Why are Filipinos Poor?

My Thoughts on the Minimum Wage Law of the Philippines

I’m sorry, ma’m,” my sales agent texted me, “But I can’t get to work today.”

What do you mean can’t get to work?” I asked.

Oh, I don’t have transport money to get to work,” he texted back. “So I can’t come in today.”

My response: “……”

I pay my sales staff the minimum wage + reimburse their transport allowance + a commission for all their sales collected. This is the same as anybody who works in a fast food chain, plus

The daily minimum wage in the Philippines is Php 446.00 (or USD 11.00) per day. This is for the agricultural sector for eight hours worth of work. Agricultural sectors earn less than this.

Click here for the complete chart.

Gape at the fact that the daily wage is a mere cost of a meal in McDonalds in the US, but the normal Filipino can subsist with this allowance.

For example, in our company, our working days are from Monday till Saturday, so six days a week from 9:00am to 6:00pm. There is a one-hour lunch break from 12:00pm till 1:00pm, and a 15 minute break in the afternoon. Breaks are sacred here in the Philippines that you can never make anyone work in between these times.

So given the six-days-a-workweek schedule, there is an average of 26 days in a month, or Php 11,600.00 monthly salary (or USD 285.00). From this money, you spend:

  • Php 2,500 (or USD61) for housing – be it renting from a relative (common!) or from a landlord. It’s usually a small room with shared bathroom.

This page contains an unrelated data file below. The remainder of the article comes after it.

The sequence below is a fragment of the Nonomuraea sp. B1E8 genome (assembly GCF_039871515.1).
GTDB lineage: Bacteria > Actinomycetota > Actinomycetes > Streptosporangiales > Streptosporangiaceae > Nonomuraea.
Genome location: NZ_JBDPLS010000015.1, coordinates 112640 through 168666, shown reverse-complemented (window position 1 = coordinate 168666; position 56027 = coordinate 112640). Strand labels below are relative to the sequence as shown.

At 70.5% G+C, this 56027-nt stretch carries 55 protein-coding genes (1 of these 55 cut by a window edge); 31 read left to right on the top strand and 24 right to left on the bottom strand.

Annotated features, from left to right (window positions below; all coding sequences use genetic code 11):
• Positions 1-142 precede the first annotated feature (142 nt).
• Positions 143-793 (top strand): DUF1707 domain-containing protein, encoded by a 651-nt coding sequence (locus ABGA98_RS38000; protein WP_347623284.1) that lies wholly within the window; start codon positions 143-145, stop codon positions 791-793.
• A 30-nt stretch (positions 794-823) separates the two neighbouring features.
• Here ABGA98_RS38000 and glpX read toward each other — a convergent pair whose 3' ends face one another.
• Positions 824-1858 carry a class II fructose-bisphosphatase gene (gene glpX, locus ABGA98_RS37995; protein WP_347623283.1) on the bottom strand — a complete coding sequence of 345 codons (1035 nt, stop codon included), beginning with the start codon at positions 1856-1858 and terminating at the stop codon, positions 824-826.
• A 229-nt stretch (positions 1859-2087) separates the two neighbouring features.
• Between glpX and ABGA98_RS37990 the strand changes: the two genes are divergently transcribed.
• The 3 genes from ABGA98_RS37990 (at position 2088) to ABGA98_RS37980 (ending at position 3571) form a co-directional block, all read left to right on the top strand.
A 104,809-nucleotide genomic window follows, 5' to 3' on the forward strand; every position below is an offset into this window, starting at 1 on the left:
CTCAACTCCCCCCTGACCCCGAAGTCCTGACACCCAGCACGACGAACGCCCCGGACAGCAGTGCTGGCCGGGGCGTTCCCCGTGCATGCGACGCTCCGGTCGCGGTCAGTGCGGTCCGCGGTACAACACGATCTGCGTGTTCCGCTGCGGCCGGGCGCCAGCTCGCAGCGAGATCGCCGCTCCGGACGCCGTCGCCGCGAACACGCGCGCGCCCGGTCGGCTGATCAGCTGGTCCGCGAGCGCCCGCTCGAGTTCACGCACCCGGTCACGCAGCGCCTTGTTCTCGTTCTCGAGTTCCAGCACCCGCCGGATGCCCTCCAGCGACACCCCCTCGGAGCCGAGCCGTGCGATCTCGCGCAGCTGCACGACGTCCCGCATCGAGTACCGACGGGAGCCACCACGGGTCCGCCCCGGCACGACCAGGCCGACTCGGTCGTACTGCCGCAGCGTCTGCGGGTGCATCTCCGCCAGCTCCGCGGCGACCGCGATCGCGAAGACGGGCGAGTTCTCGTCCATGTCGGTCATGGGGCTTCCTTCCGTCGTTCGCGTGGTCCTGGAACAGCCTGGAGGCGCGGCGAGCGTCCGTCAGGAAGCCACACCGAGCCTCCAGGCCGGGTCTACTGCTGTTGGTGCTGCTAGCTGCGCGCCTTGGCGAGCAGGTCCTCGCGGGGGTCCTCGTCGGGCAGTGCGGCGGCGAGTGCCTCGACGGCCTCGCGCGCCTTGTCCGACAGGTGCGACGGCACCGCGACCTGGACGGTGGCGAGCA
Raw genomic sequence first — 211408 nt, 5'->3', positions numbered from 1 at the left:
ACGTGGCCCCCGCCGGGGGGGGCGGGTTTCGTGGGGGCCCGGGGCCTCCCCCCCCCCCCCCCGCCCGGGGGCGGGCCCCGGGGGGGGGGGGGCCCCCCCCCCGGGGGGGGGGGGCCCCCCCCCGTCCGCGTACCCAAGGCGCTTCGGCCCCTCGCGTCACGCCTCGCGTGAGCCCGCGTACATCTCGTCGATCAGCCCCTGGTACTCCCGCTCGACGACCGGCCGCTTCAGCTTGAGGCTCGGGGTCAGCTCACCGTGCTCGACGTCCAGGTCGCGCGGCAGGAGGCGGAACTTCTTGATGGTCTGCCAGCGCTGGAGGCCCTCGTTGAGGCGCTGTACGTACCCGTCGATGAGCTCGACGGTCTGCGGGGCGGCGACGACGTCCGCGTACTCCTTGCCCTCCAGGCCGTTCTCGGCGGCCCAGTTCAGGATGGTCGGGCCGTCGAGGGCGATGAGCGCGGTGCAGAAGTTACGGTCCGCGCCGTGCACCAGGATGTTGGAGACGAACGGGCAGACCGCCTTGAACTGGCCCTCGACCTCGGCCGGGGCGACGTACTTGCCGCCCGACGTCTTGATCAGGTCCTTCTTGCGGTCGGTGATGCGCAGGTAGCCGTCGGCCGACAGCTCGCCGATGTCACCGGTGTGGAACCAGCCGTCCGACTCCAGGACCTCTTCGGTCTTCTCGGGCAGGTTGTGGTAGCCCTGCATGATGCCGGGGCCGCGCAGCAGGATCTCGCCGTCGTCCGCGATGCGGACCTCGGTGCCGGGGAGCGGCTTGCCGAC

• Php 120 (USD 3) for daily food, or Php 3,800 a month for food for yourself.
  • Php 50 (USD1.20) per day for transport, or Php 1,500 a month.
  • Php 500 for call and text load on your cellphone.

So overall, that is already Php 8,300.00 (USD 204) in monthly expense give or take.

Or Php 3,300 (USD 80) left for savings and miscellaneous expense. This is assuming you are single and living alone. If you have a family and mouths to feed, the financial burden is even greater.

That is why people here borrow too much. My employees call it “cash advance” but it’s plain old borrowing. If they have no money to borrow, they will go to a 5/6 shop, which is even worse — you borrow a “5” and you pay for a “6” or a whooping 20% interest at the maturity period!

And before you complain about the lowness of the payscale, imagine how it was before the minimum wage law has been given! There are still a lot of small companies that pay its people half of this by the way — or specifically, Php 250-300 (USD 6-9) per day.

No wonder the rate of graft and corruption in the Philippines is high — people aren’t really getting paid a lot of money.

So yes, not having enough money for prepaid load or transport can be quite common in the Philippines. There has been numerous instances where my people couldn’t even report or call me just because they don’t have enough money.

And yet, the lack of money is still not an excuse.

If my sales agent does not get to work, he will NOT be paid. If he takes enough absences, we kick him out. In the end of the day, we are still running a business, and we are paying him fairly and treating our employees quite well.

Hence, the lack of money to get to work may be a valid reason BUT it is not an excuse.

The next day, I explain to my employee my logic.